(D02) Addition product of 8 mols of ethyleneoxide to 1 mol of technical isotridecylalcohol**.

(D03) Addition product of 6 mols of ethyleneoxide to 1 mol of 2,6,8-trimethylnonanol-4 (Tergitol TMN-6, Union Carbide).

(D04) Addition product of 4 mols of ethyleneoxide to 1 mol of technical isotridecylalcohol**.

(D05) Addition product of 9.5 mols of ethyleneoxide to 1 mol of technical isotridecylalcohol**.

(D06) Addition product of 5 mols of ethyleneoxide to 1 mol of laurylalcohol.

** technical isomeric mixture from the oxosynthesis

Dispersants (DK) ##STR15## (DK2) Addition product of 15 mols of ethyleneoxide to 1 mol of tallow fatty amine.

Dispersants (Dx) ##STR16## Silicone Dispersions (S)

The aminofunctional polysiloxanes are protonated with acetic acid and finally the pH is adjusted with hydrochloric acid.

(S1) Aqueous dispersion of

33 parts of silicone (C1)

2 parts of surfactant (D01)

4 parts of surfactant (D02)

water up to 100 parts of total dispersion (S1).

pH 6.5. Average particle size between 0.6 and 1.5 μm.

(S2) Aqueous dispersion of

33 parts of silicone (C2)

3.3 parts of surfactant (D03)

water up to 100 parts of total dispersion (S2)

pH 6.5. Average particle size between 0.6 and 1.5 μm.

(S3) Aqueous microdispersion of

20 parts of silicone (C3)

3 parts of surfactant (D04)

5 parts of surfactant (D05)

5 parts of surfactant (Dx1)

0.8 parts of surfactant (DK1)

0.5 parts of surfactant (DK2)

3 parts of 1,3-butanediol

water up to 100 parts of total dispersion (S3)

pH 4.5. Average particle size <0.6 μm.

(S4) Aqueous microdispersion of

20 parts of silicone (C4)

2.5 parts of surfactant (Dx1)

4 parts of surfactant (D04)

8 parts of surfactant (D05)

water up to 100 parts of total dispersion (S4)

pH 4.5, Average particle size <0.6 μm.

(S5) Aqueous dispersion of

33 parts of silicone (C5)

4.2 parts of surfactant (D06)

1.8 parts of surfactant (D5)

water up to 100 parts of total dispersion (S5)

pH 6. Average particle size between 0.6 and 1.5 μm.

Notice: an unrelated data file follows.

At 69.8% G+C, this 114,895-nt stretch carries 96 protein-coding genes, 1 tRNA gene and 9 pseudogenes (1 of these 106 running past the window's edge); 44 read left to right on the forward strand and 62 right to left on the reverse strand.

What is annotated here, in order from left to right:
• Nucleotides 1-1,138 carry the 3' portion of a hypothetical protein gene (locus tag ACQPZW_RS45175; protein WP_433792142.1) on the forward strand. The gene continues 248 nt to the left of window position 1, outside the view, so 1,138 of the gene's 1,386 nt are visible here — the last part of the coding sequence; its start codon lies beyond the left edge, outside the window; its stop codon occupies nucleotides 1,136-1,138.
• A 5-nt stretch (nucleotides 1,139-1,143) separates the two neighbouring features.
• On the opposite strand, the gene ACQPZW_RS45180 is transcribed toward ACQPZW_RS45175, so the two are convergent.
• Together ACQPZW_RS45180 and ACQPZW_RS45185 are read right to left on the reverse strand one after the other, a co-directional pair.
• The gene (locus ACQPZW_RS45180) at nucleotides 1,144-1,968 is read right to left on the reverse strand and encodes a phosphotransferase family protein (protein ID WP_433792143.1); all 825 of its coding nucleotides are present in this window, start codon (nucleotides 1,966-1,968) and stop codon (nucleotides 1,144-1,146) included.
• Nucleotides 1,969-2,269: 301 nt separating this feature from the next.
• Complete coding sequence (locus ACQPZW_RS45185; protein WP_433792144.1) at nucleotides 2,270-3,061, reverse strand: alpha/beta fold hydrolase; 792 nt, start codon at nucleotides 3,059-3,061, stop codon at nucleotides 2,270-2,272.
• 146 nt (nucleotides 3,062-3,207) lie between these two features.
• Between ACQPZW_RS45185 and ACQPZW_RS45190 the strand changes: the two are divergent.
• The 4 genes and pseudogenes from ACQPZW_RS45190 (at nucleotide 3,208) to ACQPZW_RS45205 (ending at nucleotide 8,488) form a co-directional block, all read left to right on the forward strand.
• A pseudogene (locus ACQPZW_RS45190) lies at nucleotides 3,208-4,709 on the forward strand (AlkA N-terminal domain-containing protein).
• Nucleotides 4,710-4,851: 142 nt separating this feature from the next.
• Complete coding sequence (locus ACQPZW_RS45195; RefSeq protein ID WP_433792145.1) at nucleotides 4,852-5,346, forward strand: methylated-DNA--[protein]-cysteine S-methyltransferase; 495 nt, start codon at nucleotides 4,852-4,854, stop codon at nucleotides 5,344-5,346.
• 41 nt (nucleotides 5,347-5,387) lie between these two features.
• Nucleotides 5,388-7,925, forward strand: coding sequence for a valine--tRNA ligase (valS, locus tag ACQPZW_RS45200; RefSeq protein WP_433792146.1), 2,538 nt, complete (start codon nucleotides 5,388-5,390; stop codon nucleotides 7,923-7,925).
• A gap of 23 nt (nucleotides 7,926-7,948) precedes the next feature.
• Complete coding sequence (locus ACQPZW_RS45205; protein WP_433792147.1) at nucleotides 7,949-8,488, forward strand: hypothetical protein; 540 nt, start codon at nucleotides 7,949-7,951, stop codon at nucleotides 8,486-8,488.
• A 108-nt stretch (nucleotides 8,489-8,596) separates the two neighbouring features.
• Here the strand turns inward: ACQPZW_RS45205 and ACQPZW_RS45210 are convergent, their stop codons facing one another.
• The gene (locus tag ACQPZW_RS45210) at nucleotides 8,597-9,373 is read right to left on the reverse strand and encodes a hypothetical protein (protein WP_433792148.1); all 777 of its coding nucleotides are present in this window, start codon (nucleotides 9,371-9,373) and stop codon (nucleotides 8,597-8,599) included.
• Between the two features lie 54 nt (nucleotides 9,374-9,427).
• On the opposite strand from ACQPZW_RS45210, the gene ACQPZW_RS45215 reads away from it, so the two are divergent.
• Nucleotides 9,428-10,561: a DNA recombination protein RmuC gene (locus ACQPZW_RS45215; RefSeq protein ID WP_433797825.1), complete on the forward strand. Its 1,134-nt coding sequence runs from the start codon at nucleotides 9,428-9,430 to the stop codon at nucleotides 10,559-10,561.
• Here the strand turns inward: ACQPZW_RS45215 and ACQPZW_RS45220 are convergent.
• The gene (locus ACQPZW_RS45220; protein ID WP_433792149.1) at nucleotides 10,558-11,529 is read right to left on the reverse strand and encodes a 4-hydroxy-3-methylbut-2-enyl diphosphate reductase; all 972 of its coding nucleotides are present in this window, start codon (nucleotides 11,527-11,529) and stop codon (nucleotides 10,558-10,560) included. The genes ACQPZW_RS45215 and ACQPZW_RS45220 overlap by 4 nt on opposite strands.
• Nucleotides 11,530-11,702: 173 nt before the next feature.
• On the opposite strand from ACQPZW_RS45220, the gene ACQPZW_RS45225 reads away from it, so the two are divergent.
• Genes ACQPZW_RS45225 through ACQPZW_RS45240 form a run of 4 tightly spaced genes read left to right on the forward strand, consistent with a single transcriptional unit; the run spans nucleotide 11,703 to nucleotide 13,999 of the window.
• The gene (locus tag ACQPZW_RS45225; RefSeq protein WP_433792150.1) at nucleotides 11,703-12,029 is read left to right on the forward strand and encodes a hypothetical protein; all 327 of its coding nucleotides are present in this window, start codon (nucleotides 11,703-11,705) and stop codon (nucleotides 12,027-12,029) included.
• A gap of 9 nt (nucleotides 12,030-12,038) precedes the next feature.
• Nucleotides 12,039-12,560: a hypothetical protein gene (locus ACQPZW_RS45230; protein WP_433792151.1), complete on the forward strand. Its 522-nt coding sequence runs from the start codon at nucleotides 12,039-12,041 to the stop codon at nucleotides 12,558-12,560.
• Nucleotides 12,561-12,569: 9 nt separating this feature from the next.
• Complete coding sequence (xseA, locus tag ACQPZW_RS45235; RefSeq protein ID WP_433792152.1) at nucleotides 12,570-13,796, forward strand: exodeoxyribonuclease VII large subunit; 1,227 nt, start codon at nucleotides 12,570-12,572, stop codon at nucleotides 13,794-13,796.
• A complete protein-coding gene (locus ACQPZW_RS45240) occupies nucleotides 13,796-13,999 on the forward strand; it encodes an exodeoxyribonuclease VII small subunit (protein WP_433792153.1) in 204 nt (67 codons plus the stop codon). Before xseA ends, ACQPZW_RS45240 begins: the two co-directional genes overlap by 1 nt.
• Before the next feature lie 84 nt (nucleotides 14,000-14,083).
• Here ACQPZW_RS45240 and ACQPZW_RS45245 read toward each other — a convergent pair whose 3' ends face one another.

(S6) Aqueous microdispersion of

20 parts of silicone (C6)

4 parts of surfactant (D04)

8 parts of surfactant (D05)

2.5 parts of surfactant (DX1)

water up to 100 parts of total dispersion (S6)

pH 4.5, Average particle size <0.6 μm.

Wax dispersions (W)

(W1) Aqueous dispersion produced according to Example 8 of DE 36 21 345 A1 of:

10 parts of paraffin wax (B1)

10 parts of cationically modified wax (A1)

5 parts of dispersant (DK1)

and water up to 100 parts of total dispersion (W1).

(W2) Aqueous dispersion produced according to Example 1 of DE 36 21 345 A1 of:

10 parts of paraffin wax (B2)

10 parts of cationically modified wax (A1)

5 parts of dispersant (DK1)

and water up to 100 parts of total dispersion (W2).

(W3) Aqueous wax dispersion produced as follows:

160 parts of paraffin (B2) are preset, melted and heated to 110° C. Then 160 parts of cationic wax (A1) and 80 parts of dispersant (DK1) are added thereto. As soon as a homogenous melt is formed it is quickly added into 600 parts of water at 95° C. A fine dispersion is formed which is stirred for further 30 minutes at 95° C. It is then cooled to room temperature.

(W4) Aqueous wax dispersion produced according to Example 4 of DE 36 21 345 A1 of:

10 parts of paraffin wax (B3)

10 parts of cationically modified wax (A1)

5 parts of dispersant (DK1)

and water up to 100 parts of total dispersion (W4).

EXAMPLE 1 Dispersion (P1)

55 parts of wax dispersion (W1) and 45 parts of silicone dispersion (S1) are mixed with each other with stirring at room temperature (=20° C.).

EXAMPLES 2 to 7 Dispersions (P2) to (P7)